A Guide to Soil Sampling and Analysis on the National Forests of the Inland Northwest United States

Deb Page-Dumroese
Al Harvey
Marty Jurgensen

United States Department of Agriculture
Forest Service
Intermountain Research Station

General Technical Report

October 1995


Why Do We Sample Soils?

Soil samples tell us much about our National Forests: biological productivity, fire influences, changes due to global warming, differences in nutrient contents from one area to another.

Comparisons of soil samples could tell us, for example, how human activities have changed or not changed the landscape, or how weather patterns or soil compaction influence water flow.

This guide gives general information on soil collection methods, sample analysis, and data translation. Then, for soil scientists or students working in the Inland Northwest United States, we look at particulars on sampling Andisols on National Forests in Idaho, Montana, Washington, and Oregon.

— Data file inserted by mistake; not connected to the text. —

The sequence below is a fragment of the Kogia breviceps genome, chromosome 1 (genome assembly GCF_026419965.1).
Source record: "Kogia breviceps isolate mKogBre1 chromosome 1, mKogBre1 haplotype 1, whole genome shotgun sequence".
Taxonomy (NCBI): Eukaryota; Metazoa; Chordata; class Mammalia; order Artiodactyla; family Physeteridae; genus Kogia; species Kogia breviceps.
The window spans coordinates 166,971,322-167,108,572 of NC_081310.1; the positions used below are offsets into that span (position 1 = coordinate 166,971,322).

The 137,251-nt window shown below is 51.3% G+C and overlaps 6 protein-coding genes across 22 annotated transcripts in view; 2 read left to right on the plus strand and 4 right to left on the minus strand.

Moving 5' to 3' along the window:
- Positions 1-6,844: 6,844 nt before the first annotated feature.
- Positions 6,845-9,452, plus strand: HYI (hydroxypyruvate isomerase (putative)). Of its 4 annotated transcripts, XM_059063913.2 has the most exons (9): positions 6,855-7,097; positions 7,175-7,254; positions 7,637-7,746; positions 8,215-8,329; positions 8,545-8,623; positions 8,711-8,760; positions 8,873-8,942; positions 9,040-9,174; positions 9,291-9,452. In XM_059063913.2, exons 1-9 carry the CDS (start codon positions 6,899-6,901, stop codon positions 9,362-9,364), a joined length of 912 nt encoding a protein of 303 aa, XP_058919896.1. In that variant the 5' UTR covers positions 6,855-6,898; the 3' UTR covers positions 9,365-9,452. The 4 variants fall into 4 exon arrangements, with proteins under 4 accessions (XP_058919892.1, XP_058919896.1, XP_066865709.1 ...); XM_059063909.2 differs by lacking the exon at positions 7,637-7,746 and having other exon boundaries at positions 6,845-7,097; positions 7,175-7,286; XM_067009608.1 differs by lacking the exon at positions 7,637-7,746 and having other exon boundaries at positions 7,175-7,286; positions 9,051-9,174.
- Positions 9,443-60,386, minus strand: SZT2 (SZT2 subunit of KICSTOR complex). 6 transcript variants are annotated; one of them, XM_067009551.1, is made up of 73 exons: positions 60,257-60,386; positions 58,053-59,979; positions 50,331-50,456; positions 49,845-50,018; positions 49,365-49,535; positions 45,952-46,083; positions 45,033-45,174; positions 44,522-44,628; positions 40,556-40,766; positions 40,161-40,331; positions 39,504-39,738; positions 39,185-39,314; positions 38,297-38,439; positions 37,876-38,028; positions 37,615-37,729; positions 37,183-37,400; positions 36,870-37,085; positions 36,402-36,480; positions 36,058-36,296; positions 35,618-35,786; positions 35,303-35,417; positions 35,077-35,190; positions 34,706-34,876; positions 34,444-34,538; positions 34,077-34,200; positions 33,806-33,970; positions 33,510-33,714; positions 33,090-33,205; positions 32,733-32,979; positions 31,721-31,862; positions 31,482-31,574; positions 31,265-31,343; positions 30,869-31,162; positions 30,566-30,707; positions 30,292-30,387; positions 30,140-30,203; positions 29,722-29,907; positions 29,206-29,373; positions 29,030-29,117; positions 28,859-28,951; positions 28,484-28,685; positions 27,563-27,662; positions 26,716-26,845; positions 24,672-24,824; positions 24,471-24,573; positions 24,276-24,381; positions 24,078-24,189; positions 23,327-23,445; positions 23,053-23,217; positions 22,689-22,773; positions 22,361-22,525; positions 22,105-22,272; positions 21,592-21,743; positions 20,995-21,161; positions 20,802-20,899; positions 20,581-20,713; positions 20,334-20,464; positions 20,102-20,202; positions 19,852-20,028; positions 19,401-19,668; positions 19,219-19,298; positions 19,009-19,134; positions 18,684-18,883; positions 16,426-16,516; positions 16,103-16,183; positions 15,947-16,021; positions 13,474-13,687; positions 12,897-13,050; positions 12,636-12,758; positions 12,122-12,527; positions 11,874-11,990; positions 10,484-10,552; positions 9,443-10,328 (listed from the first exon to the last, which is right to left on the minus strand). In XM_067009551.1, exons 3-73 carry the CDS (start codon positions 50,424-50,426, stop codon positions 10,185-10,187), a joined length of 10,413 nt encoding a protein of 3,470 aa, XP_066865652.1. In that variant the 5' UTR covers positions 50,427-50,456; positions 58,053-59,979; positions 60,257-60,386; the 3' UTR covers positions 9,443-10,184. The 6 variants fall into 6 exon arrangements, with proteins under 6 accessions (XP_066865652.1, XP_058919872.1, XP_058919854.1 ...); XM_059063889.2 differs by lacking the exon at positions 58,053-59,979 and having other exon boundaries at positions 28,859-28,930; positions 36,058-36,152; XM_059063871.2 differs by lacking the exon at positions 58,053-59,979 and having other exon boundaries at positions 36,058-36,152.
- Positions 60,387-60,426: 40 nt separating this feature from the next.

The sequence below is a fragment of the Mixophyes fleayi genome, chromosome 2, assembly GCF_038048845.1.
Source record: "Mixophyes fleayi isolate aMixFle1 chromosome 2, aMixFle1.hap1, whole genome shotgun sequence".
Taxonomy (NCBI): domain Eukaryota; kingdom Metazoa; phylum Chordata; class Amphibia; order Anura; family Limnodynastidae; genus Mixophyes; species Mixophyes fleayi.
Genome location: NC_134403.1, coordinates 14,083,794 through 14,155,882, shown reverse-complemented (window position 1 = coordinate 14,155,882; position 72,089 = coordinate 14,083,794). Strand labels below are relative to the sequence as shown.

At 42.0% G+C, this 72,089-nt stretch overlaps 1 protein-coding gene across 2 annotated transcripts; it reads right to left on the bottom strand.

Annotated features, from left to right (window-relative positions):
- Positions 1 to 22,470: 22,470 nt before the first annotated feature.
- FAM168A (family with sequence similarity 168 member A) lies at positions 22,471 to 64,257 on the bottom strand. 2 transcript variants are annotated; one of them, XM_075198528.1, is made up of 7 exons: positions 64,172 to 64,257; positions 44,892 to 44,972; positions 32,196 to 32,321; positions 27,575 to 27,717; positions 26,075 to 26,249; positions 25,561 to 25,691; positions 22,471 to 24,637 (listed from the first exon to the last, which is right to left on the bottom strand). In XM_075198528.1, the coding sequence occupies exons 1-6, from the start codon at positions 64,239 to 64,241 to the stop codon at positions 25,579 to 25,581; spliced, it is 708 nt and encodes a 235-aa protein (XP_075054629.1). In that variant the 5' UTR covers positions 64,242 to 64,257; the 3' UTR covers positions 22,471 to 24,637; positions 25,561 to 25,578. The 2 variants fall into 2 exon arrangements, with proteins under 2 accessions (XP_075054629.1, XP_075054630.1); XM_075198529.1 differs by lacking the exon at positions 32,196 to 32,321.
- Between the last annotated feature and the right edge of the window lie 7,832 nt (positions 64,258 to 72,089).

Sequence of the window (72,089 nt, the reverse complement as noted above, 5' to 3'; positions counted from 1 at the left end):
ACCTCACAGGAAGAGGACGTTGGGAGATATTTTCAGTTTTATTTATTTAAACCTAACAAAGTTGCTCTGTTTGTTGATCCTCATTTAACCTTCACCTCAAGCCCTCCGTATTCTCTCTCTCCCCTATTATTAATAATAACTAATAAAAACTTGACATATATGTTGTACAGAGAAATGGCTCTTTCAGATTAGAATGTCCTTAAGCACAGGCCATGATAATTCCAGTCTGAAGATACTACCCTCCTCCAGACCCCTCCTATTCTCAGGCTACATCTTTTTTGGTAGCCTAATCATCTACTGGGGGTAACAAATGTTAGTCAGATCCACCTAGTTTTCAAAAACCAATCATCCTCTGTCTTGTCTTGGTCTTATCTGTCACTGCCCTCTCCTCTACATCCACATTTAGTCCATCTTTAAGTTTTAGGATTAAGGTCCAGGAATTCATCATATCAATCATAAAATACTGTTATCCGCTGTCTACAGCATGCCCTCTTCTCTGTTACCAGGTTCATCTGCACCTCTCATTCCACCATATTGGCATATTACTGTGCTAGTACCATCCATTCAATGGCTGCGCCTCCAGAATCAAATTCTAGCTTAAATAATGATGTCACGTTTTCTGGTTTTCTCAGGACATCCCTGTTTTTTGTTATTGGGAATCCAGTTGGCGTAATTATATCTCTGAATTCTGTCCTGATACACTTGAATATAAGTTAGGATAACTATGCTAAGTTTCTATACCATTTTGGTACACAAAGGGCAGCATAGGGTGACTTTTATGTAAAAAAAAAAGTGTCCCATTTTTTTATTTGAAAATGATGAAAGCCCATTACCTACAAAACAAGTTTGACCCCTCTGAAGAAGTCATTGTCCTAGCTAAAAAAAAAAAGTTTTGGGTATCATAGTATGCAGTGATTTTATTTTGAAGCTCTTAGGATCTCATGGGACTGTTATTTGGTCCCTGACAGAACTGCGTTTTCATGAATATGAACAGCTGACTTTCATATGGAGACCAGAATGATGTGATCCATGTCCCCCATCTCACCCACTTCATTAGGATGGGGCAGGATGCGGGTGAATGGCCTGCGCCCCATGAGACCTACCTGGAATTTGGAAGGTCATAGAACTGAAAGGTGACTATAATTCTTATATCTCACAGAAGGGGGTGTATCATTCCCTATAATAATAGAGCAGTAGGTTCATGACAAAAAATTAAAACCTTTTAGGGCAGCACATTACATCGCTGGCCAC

Field Sampling

In soil sampling, a problem is the representativeness of samples. It stretches credibility to the limit when soil is characterized over several hundred hectares (to a depth of a meter or more) using only a few dozen samples, each weighing at the most a few kilos. In pedological field studies, the horizon is the basic sampling unit. Not all horizons, however, need to be sampled. Horizons too thin or too heterogeneous can usually be ignored, but one thing is essential in these studies: horizon boundaries must be carefully respected to avoid contamination from other horizons. This is done by sampling soils from the bottom upwards, after they have been cleaned from the top downwards. Usually a 100 g sample is sufficient for most analyses, but more should be taken if the soil is particularly stony. Make sure that your sample represents the pedon. When sampling a discrete volume, irrespective of horizon boundaries, it is useful to take selective samples. These samples are taken to quantify an entire site to a certain depth; usually the lower sampling depths provide the boundary where prolific rooting stops. These samples are taken with a known volume cylinder.